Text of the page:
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Improve my resume!
September 6, 2012 11:25 AM   Subscribe

What are some classes or certifications that would bolster the resume of a sales professional besides a college degree?

I have 7 years in Inside/Outside sales experience in a very narrow field. Does anybody know what classes/certifications/qualifications would improve my resume and make me appear as a sales professional rather than a someone with knowledge of a narrow product line in a small industry.
posted by cheechman85 to Work & Money (4 answers total) 1 user marked this as a favorite
 
You could take some general marketing courses at a local community college, or depending on where you are from, they may be available through government programs.
posted by cyml at 11:43 AM on September 6, 2012


Hi -- I'm a recovering sales professional with 8 years experience so I know how you can know everything there is to know about your company/industry and not know how that was applicable.

A couple of questions:

1. Do you have a college degree? It is unclear from your question.

2. Were you a high performer in your previous sales role?

3. Was your narrow field something that you had studied before you got the job?

4. Are you applying to other narrow fields or highly technical industries?

In my experience, unless the role is highly technical -- something like a sales engineer, sales skills are much more important that certifications. I would be looking for evidence that you were a high performer on your resume, whether or not you traveled (for an outside position) or had experience closing deals via phone/email/web for an inside sales. I also would look to see if you had experience with whatever CRM we used (Salesforce.com for example). Tailor your resume for the specific job.

That being said, I'm trying to transition out of sales so I'm taking some classes online through University of Texas Continuing Education, and there are some sales classes, but I'm not sure how impressed that would make me from a hiring point of view. I have my MBA -- I know that makes me seem more professional in terms of having general business accumen. That was a plus for my last job where I worked with CFOs and CEOs, but would have been less useful in a previous job of software sales to IT directors of colleges, school districts, and state government.

Feel free to memail me if you want specific help with your resume -- I"m terrible at all of this, but have been very successful in getting hired for sales jobs.
posted by hrj at 11:51 AM on September 6, 2012


I was a sales professional too. You need to do a functional resume, highlighting transferable sales skills and achievments.

-Achieved 131% quota
-Protected a sales base billing $2,000,000 annually
-Grew base by 10% in 2011
-Renewed $700,000 in contract revenue 2011
-Presidents Club 2009, 2011, 2012
-Ranked #1 of 54 in Key Accounts
-Ranked #3 of 150 Account Managers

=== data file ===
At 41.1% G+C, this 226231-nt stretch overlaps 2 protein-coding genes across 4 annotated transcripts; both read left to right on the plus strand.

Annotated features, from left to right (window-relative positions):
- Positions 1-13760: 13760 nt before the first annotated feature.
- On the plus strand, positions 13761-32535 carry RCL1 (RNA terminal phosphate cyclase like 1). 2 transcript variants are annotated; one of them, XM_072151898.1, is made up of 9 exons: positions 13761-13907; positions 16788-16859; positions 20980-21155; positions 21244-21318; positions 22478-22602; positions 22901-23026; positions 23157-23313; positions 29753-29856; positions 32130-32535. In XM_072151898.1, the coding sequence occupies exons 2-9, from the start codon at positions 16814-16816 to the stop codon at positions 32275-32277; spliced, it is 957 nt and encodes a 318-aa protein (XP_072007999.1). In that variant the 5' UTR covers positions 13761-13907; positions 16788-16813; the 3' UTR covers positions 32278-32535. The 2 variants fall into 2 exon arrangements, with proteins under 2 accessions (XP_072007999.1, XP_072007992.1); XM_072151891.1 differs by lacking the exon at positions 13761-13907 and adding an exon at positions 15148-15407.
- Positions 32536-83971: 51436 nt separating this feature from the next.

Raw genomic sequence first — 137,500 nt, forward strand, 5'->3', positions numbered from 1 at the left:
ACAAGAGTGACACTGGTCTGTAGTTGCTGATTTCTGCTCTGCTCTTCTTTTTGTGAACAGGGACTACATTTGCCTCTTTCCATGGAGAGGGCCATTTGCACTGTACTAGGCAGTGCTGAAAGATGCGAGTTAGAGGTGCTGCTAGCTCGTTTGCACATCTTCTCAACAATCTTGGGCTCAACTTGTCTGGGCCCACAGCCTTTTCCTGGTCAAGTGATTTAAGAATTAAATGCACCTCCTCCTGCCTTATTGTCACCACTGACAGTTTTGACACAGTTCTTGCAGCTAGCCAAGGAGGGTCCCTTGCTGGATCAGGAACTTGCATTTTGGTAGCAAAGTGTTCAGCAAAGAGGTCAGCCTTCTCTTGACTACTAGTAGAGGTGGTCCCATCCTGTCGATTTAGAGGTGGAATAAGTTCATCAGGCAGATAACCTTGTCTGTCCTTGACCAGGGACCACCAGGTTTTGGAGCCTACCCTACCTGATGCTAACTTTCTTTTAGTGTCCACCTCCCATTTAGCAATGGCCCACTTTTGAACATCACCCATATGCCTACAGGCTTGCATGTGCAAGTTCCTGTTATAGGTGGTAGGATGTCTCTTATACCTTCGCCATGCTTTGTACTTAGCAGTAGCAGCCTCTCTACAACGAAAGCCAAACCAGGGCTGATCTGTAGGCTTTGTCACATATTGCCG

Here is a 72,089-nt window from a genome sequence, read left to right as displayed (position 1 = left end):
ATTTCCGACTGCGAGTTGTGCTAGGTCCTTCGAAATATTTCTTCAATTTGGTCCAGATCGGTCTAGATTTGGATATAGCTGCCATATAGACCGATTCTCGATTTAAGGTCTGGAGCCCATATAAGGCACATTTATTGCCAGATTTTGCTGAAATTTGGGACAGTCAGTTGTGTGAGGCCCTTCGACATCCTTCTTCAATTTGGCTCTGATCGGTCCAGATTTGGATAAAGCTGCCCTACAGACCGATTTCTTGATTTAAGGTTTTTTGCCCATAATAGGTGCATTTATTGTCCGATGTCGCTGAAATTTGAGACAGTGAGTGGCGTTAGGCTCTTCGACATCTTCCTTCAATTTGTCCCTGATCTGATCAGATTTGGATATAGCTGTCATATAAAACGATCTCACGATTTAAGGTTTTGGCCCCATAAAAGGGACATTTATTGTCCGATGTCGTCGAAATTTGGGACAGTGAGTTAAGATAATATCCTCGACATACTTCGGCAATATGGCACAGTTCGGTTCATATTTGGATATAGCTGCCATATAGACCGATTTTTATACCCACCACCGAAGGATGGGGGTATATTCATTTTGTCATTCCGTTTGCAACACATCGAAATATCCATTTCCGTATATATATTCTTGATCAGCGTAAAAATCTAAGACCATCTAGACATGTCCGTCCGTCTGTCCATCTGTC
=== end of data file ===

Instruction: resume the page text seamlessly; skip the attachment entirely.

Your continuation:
Money talks, bullshit walks.

Here's some bullshit to pad the rest of it. Remember to use action words, created, developed, produced, managed. Avoid phrases like "Reponsible for."

-MBA
- Product Management
-Strategic Planning
-Matrix Management of individuals in implementation and service departments
-Territory comprised of 15 Fortune 100 companies headquartered in Western Pennsylvania and West Virginia
-Created and delivered sales presentations and RFP’s for Signature Accounts
-Customers included: National Airline, Huge Bank, Worldwide Hotel Chain, Steel Producer, Aluminum Producer


Tell the absolute truth. When you go to interview, create a presentation or leave behind that includes Stacked Rankings, Certificates of relevant Sales Classes (presumably taken at your former employer) and letters of recognition.

It may seem unnatural and like bragging to highlight these items on your resume, but in sales it's all about performance. Managers want people with quantifyable success. They've already removed the underperformers. If you haven't highlighted EVERYTHING that makes you a good sales person on your resume, they'll move on to the guy who did.

Also, close the damn guy in the interview. "It sounds like I'd be a great fit for the position, what do you think?" If you get anything even remotely positive, continue, "It sounds like you agree with me, what are the next steps in the process?" If she indicates another interview with another manager, "Terrific, when shall we set that up?"

You don't have to ask for the job, we all know there are processes, but failing to be aggressive will leave your interviewer cold. If you can't sell yourself, how the hell you going to sell the damn widgets?
posted by Ruthless Bunny at 12:01 PM on September 6, 2012 [5 favorites]


If you have taken any sales training from outside organizations you can list them.

For example, I have taken Herman-Miller Strategic Selling at a sales meeting (an 8-hour training).

You can take AMA online classes which can also help bolster the resume (but I have only taken a few of their classroom marketing classes which were worthwhile, none of the sales ones).

But Ruthless Bunny above is right-on; the resume's function is to land the phone interview, and hard numbers and achievements will get you past the gatekeepers. And at that point you can make up whatever you want (in terms of % to plan etc.) but be sure you can back up everything you claim.
posted by scooterdog at 12:22 PM on September 6, 2012


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